Emotional Triggers For Home Buyers

Your five senses can take you back in time to a wonderful memory. Sights, sounds, and scents can remind you of long walks on the beach with your sweetheart, holidays with your family, or the best weekend you ever spent camping as a kid.

Are you ready to move into your new home? Buyers have memories they love, too. When they
buy a home, they are looking forward to creating new
memories. When you’re ready to show your home to a prospective buyer, try these few ideas to help stimulate your buyer’s senses:

Sights. Welcome your buyer with a freshly swept sidewalk, flowers in the garden and freshly trimmed bushes and trees. Keep your entry spotless and inviting; either by a new welcome mat, new fixtures on the door or shiny new hardware on the porch lights. Once your buyer is inside, let them see the bones of the home by keeping clutter, furniture and
accessories to a minimum.

Sounds. Turn the television off and put on soft,relaxing, or romantic music. Oil creaky doors so they don’t ruin the mood. In doing so, you are saying to your buyer “Slow down, Take your time. Look.”

Smells. Cooking aromas are intoxicating. Fresh-baked cookies may be trite, but they work. You can also put a slow cooker on the day your home is being shown, such as a stew with onions.

Fresh flowers canbe lovely especially if you add in eucalyptus stems or thin pine branches. Ensure that the cat box and dog bed are clean. Nothing smells better than clean, so put away the air freshener and scented candles. Make sure any added fragrances are pleasant and organic.

Touch. Make certain your house is so clean, that it invites buyers to touch. Put a sumptuous throw on the sofa. Pristine counter tops, sinks and other surfaces invite people to put their hands down. What we touch, we tend to want – if the touch is pleasant.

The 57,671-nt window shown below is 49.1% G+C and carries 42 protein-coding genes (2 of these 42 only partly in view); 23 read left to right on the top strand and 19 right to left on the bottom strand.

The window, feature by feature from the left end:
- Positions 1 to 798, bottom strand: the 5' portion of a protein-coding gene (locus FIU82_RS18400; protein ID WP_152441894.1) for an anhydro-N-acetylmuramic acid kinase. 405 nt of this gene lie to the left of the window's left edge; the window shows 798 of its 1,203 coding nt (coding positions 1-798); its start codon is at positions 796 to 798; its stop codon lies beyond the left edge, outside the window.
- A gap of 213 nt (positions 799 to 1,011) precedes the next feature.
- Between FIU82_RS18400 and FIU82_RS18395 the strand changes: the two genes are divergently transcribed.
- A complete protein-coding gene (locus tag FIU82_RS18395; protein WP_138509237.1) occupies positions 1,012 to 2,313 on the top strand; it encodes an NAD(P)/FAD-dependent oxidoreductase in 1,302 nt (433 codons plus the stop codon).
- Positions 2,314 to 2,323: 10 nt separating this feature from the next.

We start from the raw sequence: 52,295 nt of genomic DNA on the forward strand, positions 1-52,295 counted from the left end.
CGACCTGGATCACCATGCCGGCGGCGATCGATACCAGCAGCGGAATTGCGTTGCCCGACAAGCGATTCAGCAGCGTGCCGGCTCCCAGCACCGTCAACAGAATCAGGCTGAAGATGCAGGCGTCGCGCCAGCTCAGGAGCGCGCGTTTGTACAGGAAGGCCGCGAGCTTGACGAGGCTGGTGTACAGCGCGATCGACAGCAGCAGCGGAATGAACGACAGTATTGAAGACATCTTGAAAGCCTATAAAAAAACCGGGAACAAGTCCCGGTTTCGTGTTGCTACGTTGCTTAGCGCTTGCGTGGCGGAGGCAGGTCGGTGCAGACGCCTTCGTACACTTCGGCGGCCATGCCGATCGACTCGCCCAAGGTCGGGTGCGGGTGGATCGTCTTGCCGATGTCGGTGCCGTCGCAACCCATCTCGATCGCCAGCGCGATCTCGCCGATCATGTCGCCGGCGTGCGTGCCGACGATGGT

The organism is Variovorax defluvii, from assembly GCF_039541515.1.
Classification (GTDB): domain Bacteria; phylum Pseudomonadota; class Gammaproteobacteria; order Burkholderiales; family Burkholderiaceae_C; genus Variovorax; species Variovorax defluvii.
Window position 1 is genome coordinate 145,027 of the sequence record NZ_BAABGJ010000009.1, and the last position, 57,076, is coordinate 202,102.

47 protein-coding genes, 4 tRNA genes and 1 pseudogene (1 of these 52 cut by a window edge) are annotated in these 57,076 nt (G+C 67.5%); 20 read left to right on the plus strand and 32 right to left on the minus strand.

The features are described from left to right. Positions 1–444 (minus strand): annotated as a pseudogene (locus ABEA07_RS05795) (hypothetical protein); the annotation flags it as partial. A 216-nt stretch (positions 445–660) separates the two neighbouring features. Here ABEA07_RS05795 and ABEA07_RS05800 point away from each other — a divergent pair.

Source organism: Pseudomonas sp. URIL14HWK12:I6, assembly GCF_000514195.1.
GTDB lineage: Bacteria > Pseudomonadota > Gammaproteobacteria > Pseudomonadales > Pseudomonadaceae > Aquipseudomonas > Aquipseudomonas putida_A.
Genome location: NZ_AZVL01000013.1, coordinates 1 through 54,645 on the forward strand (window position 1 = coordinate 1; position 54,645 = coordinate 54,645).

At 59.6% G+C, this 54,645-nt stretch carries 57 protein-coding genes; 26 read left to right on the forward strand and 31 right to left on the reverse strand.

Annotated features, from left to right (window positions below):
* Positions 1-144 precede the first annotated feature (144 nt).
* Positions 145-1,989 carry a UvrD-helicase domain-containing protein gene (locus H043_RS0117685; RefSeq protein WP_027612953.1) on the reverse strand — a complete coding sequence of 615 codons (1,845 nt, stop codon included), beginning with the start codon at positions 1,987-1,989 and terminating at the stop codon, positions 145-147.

Taste. Whether it’s hot or cold outside, refreshments will make your buyer feel welcome. Put out a tray, small ice bucket, and glasses with a little pitcher of ice water, juice or whatever is appropriate for the season and the weather. A plate of cookies or covered crackers with a block of cheese and cheese slicer will help buyers keep up their energy. Best of all, it will help them linger in the kitchen – the most important room in the house to most buyers.

These suggestions will help put your buyer at ease and make them feel at home. More importantly, these steps will put your buyer in the mood to buy.

Find out what your home is worth fast & FREE – no cost, no obligation right here.

CMA’s vs. appraisals

Market Value

Your home’s market value is equally important to buyers, sellers, lenders and real estate professionals.Establishing a home’s market value is equally important to buyers, sellers, lenders and real estate professionals so that transactions can proceed quickly and efficiently. A real estate professional may prepare a comparative or comprehensive market
analysis (CMA) for their sellers to help them choose a listing price. The CMA includes recently sold homes and homes for sale in the seller’s neighborhood that are most similar to the seller’s home in appearance, features, and general price range.